Mindfulness and meditation

 
 

Have you ever been confused when people talk about mindfulness? It sounds so nebulous and vague! Well here are 2 angles on what we mean when we say mindfulness and how that is different from meditation.

We find two angles on what meditation and mindfulness are all about.  Image credit: Pixabay

We find two angles on what meditation and mindfulness are all about. Image credit: Pixabay

 

What is the difference between mindfulness and meditation?

Meditation: the act of focusing your attention on a thought for an extended period. The practice of stillness leading to calm and relaxation.

Mindfulness: increased awareness. The opposite of being on autopilot.

I think that there are two starting points for mindfulness and meditation. There is the spiritual angle and the physical. One looks from the angle of connection with the divine and the other connection with self. The paths quickly merge into one another as who knows where the physical stops and the metaphysical starts? But for the purposes of the article, I have made a distinction between the 2 lenses.

 
Meditation has been popularised both as a spiritual practice and as a tool for wellness. People from many different walks of life are interested in meditation as a way to re-focus their lives and achieve more relaxation.   Image credit: Pixabay

Meditation has been popularised both as a spiritual practice and as a tool for wellness. People from many different walks of life are interested in meditation as a way to re-focus their lives and achieve more relaxation.

Image credit: Pixabay

 

The Physical angle

The science of meditation has had a lot of interest from scholars in recent years. There is a wealth of information now available from researchers on what happens in a person’s brain during meditation. How mindfulness shapes a brain and what the physical benefits are. I am reading The Mindful Brain: reflection, attunement and cultivating well being by Daniel Siegel.

Seigel says:

"A [mindfulness] study revealed an increased thickness of two parts of the brain: (1) the middle prefrontal area, bilaterally, and (2) a related neural circuit, the insula, which was particularly thicker on the right side of the brain. The degree of thickness in these areas was correlated with length of time spent practising mindfulness meditation."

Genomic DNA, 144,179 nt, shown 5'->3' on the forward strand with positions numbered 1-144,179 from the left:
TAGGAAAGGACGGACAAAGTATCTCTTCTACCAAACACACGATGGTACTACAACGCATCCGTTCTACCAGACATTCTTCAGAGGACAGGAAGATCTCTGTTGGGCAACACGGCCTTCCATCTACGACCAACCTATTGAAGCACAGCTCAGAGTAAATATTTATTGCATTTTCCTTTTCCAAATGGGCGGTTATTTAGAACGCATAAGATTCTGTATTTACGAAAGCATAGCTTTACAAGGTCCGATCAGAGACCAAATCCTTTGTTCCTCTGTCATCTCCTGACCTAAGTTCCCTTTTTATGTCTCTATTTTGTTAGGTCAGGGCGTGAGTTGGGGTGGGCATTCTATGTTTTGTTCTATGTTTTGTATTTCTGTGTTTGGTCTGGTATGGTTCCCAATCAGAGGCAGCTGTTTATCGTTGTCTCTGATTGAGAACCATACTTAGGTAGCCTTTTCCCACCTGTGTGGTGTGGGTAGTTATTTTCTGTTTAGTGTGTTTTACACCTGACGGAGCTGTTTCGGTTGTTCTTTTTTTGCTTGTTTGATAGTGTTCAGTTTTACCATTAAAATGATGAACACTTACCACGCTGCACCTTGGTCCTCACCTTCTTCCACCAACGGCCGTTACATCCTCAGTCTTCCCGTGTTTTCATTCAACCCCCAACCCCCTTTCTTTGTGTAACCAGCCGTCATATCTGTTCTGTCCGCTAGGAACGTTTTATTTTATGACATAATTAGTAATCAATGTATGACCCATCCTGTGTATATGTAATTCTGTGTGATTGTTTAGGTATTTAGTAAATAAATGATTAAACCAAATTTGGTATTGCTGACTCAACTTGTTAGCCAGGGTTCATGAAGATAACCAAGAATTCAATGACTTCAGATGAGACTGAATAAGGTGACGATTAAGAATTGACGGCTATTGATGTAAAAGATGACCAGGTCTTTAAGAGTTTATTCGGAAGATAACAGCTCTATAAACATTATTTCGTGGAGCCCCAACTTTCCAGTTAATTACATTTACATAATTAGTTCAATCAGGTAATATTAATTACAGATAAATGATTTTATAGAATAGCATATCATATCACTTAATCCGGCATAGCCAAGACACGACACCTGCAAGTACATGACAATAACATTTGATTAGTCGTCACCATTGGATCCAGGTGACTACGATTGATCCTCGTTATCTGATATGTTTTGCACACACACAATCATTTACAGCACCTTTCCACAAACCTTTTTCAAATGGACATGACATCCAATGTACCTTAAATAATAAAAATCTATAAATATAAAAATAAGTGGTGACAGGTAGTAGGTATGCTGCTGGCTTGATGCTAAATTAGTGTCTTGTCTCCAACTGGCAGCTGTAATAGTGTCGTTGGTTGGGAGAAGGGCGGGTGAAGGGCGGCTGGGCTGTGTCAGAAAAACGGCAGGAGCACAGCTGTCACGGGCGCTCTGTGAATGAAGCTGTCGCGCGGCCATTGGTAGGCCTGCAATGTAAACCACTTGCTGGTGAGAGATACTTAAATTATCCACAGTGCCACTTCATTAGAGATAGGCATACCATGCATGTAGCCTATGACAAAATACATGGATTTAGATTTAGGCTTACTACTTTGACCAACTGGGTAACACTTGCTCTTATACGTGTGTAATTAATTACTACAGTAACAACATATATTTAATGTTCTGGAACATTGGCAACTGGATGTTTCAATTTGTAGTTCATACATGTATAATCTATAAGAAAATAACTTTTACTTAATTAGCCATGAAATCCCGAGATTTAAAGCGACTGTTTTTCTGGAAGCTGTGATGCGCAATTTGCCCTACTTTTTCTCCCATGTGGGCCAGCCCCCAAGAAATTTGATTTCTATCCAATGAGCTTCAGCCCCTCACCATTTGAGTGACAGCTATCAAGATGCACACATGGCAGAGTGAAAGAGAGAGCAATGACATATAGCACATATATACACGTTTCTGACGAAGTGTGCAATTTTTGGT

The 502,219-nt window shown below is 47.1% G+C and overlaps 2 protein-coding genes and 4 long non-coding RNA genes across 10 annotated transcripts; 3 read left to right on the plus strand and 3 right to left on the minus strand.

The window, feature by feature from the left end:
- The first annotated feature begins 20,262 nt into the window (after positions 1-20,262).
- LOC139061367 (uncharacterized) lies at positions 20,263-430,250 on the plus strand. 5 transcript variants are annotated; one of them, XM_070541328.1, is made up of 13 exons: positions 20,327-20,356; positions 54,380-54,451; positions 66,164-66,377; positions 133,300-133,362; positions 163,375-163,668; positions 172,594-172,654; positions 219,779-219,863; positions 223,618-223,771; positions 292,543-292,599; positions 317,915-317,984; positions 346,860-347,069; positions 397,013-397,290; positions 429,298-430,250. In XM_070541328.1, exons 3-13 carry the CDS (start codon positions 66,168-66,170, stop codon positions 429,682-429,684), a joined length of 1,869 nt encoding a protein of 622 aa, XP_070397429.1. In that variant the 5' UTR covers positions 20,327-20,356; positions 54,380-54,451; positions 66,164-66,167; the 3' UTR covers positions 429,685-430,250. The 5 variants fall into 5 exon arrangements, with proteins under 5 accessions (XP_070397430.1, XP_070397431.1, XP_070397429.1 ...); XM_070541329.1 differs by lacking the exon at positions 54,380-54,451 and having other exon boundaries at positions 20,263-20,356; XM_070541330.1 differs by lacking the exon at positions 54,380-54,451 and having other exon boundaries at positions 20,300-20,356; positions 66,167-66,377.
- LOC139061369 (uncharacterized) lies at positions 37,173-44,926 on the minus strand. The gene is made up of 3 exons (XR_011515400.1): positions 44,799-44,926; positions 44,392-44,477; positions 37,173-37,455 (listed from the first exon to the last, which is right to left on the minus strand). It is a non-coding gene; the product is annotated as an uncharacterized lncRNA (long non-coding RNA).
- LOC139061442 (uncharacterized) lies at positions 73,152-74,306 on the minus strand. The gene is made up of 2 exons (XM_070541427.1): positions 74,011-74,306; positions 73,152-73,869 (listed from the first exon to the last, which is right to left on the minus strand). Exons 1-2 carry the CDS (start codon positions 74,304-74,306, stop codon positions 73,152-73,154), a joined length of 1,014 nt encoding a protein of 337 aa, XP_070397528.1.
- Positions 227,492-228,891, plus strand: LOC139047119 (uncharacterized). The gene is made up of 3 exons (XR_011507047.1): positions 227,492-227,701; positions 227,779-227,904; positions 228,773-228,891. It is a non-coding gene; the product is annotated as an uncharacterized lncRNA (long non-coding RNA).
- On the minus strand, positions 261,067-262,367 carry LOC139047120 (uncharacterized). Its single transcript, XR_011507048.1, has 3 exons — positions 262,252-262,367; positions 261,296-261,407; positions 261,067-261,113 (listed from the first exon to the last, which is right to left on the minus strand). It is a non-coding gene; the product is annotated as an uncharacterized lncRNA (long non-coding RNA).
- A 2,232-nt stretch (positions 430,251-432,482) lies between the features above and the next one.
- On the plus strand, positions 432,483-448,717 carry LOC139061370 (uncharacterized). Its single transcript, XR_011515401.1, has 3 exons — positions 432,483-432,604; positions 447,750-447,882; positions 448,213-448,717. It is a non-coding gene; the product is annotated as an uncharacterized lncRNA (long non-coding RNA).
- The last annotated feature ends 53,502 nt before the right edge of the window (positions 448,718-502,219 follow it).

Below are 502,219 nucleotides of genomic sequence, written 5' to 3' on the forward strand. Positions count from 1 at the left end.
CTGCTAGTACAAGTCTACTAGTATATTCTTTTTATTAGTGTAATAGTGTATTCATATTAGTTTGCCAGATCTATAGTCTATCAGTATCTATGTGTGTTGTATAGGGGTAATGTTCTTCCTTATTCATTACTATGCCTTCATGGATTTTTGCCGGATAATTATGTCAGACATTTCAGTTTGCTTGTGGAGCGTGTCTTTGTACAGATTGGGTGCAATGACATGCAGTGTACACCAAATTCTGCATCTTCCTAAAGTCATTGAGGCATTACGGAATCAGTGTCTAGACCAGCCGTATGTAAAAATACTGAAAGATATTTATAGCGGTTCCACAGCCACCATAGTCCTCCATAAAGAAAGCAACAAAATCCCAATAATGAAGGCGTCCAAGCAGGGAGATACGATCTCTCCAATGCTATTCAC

The researchers tell us that mindful awareness and meditation change our brains. It is no surprise that behavioural studies are also showing the trend towards improved wellness.

In her book Counter Clockwise: a proven way to think yourself younger and healthier, Mindfulness expert Ellen Langer describes one piece of research into mindfulness:

"In one study I conducted with my students, we explored the mindset most of us have regarding the excellent vision air force pilots have. All participants were given a vision test. One group of participants was then encouraged to role-play “air force pilots.” They dressed the part and, in uniform, sat in a flight simulator. They were asked to read the letters on the wing of a nearby plane, which were actually part of an eye chart. Those participants who adopted the “pilot” mindset, primed to have excellent vision, showed improved vision over those who were simulating being in the simulator and simply asked to read an eye chart from the same distance."

The physical benefits of mindful meditation to mind and body are astonishing.

As a coach with an interest in mind science, I use this research to benefit my clients and encourage them to conduct their own ‘thought experiments’. Both as a meditation exercise and as a mindset to adopt throughout the day mindfulness is having benefits for many people. Find out more about my coaching here.

 
Coaching clients are able to have bespoke 'meditation tools' tailored to their needs. They try out thought experiments to see the improvements they make to mental, emotional and physical well being. Visualisation is a type of meditation that woks well with many of my clients.  Image credit: Pixabay

Coaching clients are able to have bespoke 'meditation tools' tailored to their needs. They try out thought experiments to see the improvements they make to mental, emotional and physical well being. Visualisation is a type of meditation that woks well with many of my clients. Image credit: Pixabay

 

The Spiritual angle

Many teachers of mindfulness are appearing in both western and eastern traditions of spirituality. Starting with the teachings of a particular religion, students of meditation learn to connect with the divine. This connection fosters peace and wellness. Jack Kornfield, a Buddhist meditation teacher, says this about mindfulness:

"Training in mindfulness, we learn to be aware of our own mental states without being caught in them. This capacity for self-reflection is the key to Buddhist psychology. When we look at our own mind, we can notice the mental states that predominate, as if we were noticing the weather. Just as a storm can bring rain, wind, and cold, we can observe the clusters of unhealthy states that appear on our bad days. We may find resentment, fear, anger, worry, doubt, envy, or agitation."

Mindfulness is a relatively new phrase but the concept of harnessing our attention for spiritual benefit is an ancient principle. St Ignatius of Loyola wrote in his book of Spiritual Exercises of 1548 that “meditations were for the amendment and reform of one’s personal life and state”.

Whichever angle is a better fit for one’s own life, the practice of both meditation and mindfulness are of enormous importance in the modern age.

For more information about the application of mindfulness download my ebook ‘Plug into meaning: an 18-page guide to living more meaningfully with 8 thought-provoking tools’